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Clan Burnett

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Scotland Project > Scottish Clans > Clan Burnett

Contents

Welcome to Clan Burnett

Clan Burnett Team
Team Leader TBA
Team Members vacant
Clan Chief:
Crest:
Motto:
Slogan/War Cry:
Region:
Historic Seat:
Plant badge:
Pipe music:
Gaelic name:

Clan Team

Team Goals

The focus of this team's work is to identify, improve and maintain profiles associated with the Lairds and Chiefs of Clan Burnett together with members bearing the name Burnett, the related families and those recognised as septs of Clan Burnett.

Team To Do List

This list will be developed by the Team. If you are working on a specific task, please list it here:

  • promoting the entries of those bearing the name Burnett on Wikitree.
  • ensuring entries appearing on Wikitree are as accurate as possible, correcting mistakes once spotted.
  • encouraging interest in and study of Clan Burnett.

Septs

Clan History

Alexander Burnard, almost certainly of Farningdoun, is considered "The first of the Deeside Burnards, or Burnetts as they were later called". A follower of Robert Bruce, later Robert I, he benefited from his association during the cleansing of the Comyn holdings in Kincardineshire. His loyalty was rewarded, in 1323, with land in Banchory and a position as the Royal Forester of Drum.

In 1553, Alexander Burnet of Leys, the ninth lord of Leys began construction on Crathes Castle, which was finished by his great-grandson, another Alexander, the twelfth lord, in 1596. Crathes remained in the ownership of the Burnett family descendants for over 350 years, until 1952 when it was given to the National Trust for Scotland as part of Scotland's heritage. The family continue to live in the nearby manor house and still enjoy the estates.

Officially known as House of Burnett

House of Burnett

The family of Burnett holds a distinction amongst Scottish families in that they chose to be called House of Burnett, rather than Clan. However they are recognised, by Lord Lyon King of Arms, and thus bear the same entitlements and legal protection as other Scottish clans.

The family originated as a Lowland and Border Scottish family, originally based in Roxburghshire, but is now composed of several branches. The Chief of the Name and Arms of Burnett is James Comyn Amherst Burnett of Leys, Baron of Kilduthie.

The Chief of the House resides in the House of Crathes, close to Crathes Castle, the ancient home of the Burnett of Leys.

There are a number of family lines under study. If one of these interests you please discuss a sub-project with the point of contact named above.

The oldest apparent record of a Burnett, in Scotland was a donation of lands of Letcassy, Perthshire, c. 1170. See:People of Medieval Scotland; Donation of lands of Letcassy Here, a Walter Burnett appears as witness to this transaction.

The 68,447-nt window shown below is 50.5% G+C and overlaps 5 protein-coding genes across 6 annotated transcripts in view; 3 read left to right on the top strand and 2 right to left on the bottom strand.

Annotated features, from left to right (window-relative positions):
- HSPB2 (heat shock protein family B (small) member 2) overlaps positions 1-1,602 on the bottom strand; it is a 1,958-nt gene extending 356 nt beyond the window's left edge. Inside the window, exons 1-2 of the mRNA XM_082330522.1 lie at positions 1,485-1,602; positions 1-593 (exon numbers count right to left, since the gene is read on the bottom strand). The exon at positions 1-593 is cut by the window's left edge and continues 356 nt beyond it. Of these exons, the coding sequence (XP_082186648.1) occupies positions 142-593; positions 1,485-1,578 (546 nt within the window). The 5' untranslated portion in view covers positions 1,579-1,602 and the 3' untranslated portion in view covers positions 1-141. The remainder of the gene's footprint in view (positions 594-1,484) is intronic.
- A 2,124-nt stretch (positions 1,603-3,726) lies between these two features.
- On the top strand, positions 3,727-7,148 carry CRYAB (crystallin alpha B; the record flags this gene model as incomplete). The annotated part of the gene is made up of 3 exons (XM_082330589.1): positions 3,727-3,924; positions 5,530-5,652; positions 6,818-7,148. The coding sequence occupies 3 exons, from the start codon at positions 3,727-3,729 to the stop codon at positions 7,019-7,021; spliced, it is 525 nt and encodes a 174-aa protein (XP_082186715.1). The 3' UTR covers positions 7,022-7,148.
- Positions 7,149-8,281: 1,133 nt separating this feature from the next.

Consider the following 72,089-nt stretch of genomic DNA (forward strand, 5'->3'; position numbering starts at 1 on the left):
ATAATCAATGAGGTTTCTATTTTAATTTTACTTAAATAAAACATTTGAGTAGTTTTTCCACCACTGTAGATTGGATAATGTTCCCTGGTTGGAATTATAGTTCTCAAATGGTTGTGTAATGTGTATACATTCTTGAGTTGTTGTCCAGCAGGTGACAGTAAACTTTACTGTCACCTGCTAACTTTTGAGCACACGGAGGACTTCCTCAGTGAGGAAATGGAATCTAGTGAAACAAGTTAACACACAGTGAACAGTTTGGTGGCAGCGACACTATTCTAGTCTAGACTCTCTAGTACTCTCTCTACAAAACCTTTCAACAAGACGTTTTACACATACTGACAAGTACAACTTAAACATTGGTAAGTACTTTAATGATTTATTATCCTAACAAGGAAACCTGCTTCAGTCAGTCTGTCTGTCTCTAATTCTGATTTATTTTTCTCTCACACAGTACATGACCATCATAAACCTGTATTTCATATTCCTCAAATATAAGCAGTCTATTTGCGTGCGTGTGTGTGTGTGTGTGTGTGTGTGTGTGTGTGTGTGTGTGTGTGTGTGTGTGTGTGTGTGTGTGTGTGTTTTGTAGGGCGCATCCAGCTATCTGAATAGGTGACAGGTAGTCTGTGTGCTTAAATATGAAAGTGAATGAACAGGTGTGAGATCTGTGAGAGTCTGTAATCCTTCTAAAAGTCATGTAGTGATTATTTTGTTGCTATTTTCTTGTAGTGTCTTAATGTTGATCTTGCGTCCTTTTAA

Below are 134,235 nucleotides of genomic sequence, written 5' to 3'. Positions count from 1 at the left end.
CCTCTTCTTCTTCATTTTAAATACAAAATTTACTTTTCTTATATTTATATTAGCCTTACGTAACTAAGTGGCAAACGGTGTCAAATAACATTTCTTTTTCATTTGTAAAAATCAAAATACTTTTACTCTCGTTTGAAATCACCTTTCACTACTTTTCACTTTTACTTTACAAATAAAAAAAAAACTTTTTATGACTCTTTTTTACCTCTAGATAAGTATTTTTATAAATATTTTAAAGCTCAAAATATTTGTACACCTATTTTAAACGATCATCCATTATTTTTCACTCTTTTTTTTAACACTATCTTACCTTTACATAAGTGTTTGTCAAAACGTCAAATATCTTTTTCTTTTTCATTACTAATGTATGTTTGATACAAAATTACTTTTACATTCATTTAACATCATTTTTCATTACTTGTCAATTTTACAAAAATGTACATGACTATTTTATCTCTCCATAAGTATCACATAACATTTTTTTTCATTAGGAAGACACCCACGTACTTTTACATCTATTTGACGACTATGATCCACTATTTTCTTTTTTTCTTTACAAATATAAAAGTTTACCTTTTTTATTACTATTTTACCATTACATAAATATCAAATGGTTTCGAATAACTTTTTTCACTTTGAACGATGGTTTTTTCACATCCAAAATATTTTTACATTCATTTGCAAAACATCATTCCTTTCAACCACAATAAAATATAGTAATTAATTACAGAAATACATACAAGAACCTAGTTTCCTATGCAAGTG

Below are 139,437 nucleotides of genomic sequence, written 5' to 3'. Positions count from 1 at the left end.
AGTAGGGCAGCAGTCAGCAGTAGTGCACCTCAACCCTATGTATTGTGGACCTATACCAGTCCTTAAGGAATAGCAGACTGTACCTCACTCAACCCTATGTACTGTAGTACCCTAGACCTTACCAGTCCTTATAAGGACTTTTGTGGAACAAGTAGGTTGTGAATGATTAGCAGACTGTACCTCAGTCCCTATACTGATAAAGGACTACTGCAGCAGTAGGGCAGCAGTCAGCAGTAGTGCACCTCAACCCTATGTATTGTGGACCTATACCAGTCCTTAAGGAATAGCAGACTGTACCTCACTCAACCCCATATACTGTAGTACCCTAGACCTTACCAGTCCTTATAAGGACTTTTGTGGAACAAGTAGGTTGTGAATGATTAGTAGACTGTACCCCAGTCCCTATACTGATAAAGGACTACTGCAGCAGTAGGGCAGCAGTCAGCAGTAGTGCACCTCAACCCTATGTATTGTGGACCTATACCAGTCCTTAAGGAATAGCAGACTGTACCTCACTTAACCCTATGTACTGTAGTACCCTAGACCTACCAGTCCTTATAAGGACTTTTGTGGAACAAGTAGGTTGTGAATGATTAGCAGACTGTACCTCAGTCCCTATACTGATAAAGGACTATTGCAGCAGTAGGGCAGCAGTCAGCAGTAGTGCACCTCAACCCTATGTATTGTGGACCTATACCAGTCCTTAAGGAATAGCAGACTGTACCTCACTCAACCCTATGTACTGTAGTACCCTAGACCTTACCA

Clan Branches

  • Burnett of Leys - Chief branch
    • Burnetts of Craigmyle (Cadet Branch of Leys): A cadet of Leys, this line died out, in the male line, after 1750.
    • Burnetts of Crimond (Cadet Branch of Leys)
    • Burnetts of Kemnay (Cadet Branch of Leys)
    • Burnetts of Monboddo (Cadet Branch of Leys): Appearing in 1630, this line, a cadet of Leys, stems from James Burnet of Lagavin, the third son of James Burnett of Craigmyle and his wife Elizabeth Burnett.
  • Burnard of Fairnington: The Barony of Fairnington is in Roxburghshire and likely one of the earliest grants to the family. Likely held around 1230 the association with this Barony had all but disappeared by 1381.
  • Burnets of Burnetland and Barns: The Burnets held land in Peebleshire, either named after them or from which they took their name. According to a Will, dated 1656, the Burnets are said to have held the barony of Barns since the 14th Century. The property was sold in 1838 was this line was often seen as a contender for the Head of the House.
  • Burnard of Ardross and Currie: Likely a holding of, or part of the estates of, the Burnards of Fairnington. The property was held around 1340, if not earlier. The holder was declared a traitor in 1346 and the Barony forfeit. Although later restored to the heirs the mae line had expired and the property fell to a daughter, and then to William of Dishington.
  • Burnetts of Camphill: Of uncertain origins, this line is believed to stem from William Burnett of Craigour, Wester Camphill and Tillihaikie who fell at the Battle of Pinkie Cleugh in 1547.
    • Burnetts of Elrick: A cadet line of the Burnet of Camphill.
  • Burnetts of Kirkhill: Kirkhill, near Dyve in Aberdeenshire, was held by Alexander Burnet, a baillie of Aberdeen, in c. 1630. The male line died out in c. 1710 and the estates passed to the family of Bannerman of Frendraught.

Other Names Associated with the Clan

Allied Clans

Clan Research and Free Space Pages

Source Material

Image Credits and Acknowledgements





Collaboration
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